by Josh Wingrove
Canada needs some kind of “curb” to protect it from U.S. tariffs as part of any NAFTA agreement, otherwise the deal is meaningless, according to Justin Trudeau’s ambassador to Washington.
David MacNaughton, one of the top Canadian officials taking part in talks to update the North American Free Trade Agreement, said Wednesday Canada wants to reach a deal that U.S. President Donald Trump can hail as a victory but nevertheless has red-line issues, including the need for dispute panels and protection from tariffs.
“I don’t like playing chicken with the future of the Canadian economy,” MacNaughton said Wednesday at a Politico event in Toronto, where he struck a relatively upbeat tone. “On the other hand, there are things where basically we are just not prepared to give into because it would really render the agreement meaningless.”
MacNaughton’s comments come with the U.S. and Canada still at odds on any update to the 1994 continental trade pact, after the U.S. reached a bilateral deal with Mexico last month. American negotiators are pushing to publish text of that deal within days, and it’s unclear where that will leave Canada. U.S. Trade Representative Robert Lighthizer said Tuesday Canada may join the Mexico deal later, or the U.S. and Canada may have talks toward their own deal.
MacNaughton cited two irritants on which Canada is digging in. One is dispute resolution: the Trudeau government wants to keep some form of NAFTA’s Chapter 19 panels, while the U.S. wants to eliminate them. Another is Section 232 tariffs, which the Trump administration has imposed on steel and aluminum imports from Canada and other countries. The U.S. is also threatening similar tariffs on auto imports.
“If you can’t resolve disputes in a fair and balanced way, then what’s the use of the agreement?” MacNaughton said. “If you can’t have some curb on the arbitrary use of tariffs under the guise of national security with a member of NORAD and somebody who is your closest defense partner, then I don’t think it’s much of agreement.”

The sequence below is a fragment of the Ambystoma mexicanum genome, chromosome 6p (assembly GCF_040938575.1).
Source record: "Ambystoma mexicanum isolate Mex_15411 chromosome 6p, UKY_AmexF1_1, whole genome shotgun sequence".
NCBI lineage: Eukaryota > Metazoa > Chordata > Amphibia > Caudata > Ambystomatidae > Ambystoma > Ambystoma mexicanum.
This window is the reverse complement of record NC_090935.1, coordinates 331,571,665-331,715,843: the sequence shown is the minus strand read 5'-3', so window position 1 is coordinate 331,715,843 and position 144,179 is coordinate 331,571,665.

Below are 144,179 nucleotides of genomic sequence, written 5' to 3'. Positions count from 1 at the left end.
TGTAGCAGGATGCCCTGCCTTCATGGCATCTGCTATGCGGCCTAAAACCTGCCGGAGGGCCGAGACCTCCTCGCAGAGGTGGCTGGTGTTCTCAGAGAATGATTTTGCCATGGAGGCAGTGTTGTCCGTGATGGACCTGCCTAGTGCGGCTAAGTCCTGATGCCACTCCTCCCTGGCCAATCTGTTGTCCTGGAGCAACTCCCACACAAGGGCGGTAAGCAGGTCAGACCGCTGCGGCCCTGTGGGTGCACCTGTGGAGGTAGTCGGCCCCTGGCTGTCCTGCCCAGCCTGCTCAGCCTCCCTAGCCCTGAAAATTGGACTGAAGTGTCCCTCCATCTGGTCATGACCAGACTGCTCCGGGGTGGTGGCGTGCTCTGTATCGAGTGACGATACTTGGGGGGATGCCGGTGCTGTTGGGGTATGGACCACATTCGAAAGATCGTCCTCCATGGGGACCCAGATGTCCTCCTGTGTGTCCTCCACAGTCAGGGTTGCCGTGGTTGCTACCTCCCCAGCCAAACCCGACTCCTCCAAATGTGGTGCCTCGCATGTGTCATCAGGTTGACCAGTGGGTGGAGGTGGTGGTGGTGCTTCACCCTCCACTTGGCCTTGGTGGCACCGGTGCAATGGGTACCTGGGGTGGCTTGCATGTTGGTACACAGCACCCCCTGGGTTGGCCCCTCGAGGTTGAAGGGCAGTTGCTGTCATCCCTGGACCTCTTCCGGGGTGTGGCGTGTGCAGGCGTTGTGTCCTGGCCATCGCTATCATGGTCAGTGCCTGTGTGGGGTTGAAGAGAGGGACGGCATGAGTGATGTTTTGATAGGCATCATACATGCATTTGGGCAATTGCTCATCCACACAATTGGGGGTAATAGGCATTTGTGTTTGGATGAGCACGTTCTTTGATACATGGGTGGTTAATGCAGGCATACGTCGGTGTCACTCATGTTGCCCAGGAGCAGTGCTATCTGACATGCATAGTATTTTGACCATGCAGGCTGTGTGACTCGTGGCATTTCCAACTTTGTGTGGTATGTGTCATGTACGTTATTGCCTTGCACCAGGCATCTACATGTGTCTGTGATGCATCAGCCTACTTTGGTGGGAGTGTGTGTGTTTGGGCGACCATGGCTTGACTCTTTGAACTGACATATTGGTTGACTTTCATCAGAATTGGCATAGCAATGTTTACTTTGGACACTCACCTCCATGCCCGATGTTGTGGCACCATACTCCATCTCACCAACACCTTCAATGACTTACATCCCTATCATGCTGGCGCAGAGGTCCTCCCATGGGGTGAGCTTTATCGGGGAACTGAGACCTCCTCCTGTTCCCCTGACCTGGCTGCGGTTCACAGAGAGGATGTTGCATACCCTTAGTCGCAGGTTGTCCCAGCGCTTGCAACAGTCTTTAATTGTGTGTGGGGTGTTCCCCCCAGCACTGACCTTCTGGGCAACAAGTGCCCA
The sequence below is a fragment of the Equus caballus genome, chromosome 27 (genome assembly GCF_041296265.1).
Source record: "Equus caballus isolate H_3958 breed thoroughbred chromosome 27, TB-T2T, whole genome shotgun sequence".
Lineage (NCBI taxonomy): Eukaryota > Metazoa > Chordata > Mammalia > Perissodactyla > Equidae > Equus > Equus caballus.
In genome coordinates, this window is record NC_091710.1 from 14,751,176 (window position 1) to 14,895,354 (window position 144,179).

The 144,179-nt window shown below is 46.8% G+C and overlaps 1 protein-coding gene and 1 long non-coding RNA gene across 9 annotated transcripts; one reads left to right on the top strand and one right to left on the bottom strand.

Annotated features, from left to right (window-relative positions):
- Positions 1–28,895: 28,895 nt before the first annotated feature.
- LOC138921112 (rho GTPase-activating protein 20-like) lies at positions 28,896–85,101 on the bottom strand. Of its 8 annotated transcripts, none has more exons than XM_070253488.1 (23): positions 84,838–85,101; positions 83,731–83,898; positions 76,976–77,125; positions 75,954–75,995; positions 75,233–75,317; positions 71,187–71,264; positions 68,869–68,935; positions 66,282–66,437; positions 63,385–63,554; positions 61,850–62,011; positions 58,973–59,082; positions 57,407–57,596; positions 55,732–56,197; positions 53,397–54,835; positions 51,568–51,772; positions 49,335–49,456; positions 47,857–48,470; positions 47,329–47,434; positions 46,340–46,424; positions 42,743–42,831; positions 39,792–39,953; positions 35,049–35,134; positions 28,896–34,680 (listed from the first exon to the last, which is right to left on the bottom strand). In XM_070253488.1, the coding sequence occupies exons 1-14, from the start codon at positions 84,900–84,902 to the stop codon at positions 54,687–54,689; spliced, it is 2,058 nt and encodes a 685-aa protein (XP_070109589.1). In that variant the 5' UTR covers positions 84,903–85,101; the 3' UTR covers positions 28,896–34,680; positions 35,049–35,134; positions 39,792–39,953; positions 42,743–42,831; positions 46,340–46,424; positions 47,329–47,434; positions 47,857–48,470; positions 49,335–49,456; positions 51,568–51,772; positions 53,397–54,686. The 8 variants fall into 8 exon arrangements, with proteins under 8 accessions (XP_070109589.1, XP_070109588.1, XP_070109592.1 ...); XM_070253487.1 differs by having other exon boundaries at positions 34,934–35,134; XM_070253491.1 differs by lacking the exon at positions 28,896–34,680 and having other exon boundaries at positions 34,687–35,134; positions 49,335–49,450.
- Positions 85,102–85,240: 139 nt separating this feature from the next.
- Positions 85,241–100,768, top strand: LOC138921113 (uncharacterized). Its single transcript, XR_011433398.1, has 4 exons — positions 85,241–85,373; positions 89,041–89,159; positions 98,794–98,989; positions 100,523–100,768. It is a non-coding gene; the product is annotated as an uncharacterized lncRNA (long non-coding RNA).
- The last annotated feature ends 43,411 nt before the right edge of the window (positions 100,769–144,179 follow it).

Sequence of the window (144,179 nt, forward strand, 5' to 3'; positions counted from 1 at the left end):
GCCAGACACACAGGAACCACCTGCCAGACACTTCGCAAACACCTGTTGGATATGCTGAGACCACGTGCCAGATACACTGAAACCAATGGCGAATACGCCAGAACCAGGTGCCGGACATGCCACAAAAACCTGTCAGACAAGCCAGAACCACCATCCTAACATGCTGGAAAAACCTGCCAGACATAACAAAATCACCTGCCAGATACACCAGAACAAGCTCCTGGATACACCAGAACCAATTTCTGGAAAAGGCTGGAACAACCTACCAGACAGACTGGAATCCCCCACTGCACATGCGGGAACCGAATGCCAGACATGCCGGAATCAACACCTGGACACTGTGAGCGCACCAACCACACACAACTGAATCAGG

Auto tariffs in particular “would change the whole relationship for a long time come,” he added. He said he didn’t know when, or if, those might be imposed by the president. “The person who would impose them doesn’t call me on a regular basis to ask my advice,” MacNaughton said.
A day earlier, Lighthizer also cited Chapter 19 as a sticking point, while saying the subject of 232 tariffs would probably be dealt with later, rather than as part of an overall NAFTA deal as initially sought. He also said dairy is a sticking point.
Canada is looking for a way to reach a deal Trump can hail as a triumph, MacNaughton said. “Our desire is to try and find a way in which we can get this agreement done where he can, in his own way, declare victory -- to have some kind of a win for what he said he wanted to achieve.”
Any final deal on NAFTA will include language around gender and indigenous rights, as initially sought by Canada, he said. Neither Lighthizer nor other U.S. negotiators ever cited that as a major sticking point in talks, he said. MacNaughton praised Trump’s trade chief and said the tone of talks remains generally constructive, despite the countries still being at odds.
“I wouldn’t overemphasize personal differences. Bob Lighthizer is a real pro, he’s been around a long time. I don’t agree with him on some of his views about managed trade, but I get along with him well personally,” the Canadian envoy said. “Whenever we have a real difficult moment, I try to change the conversation to golf.”
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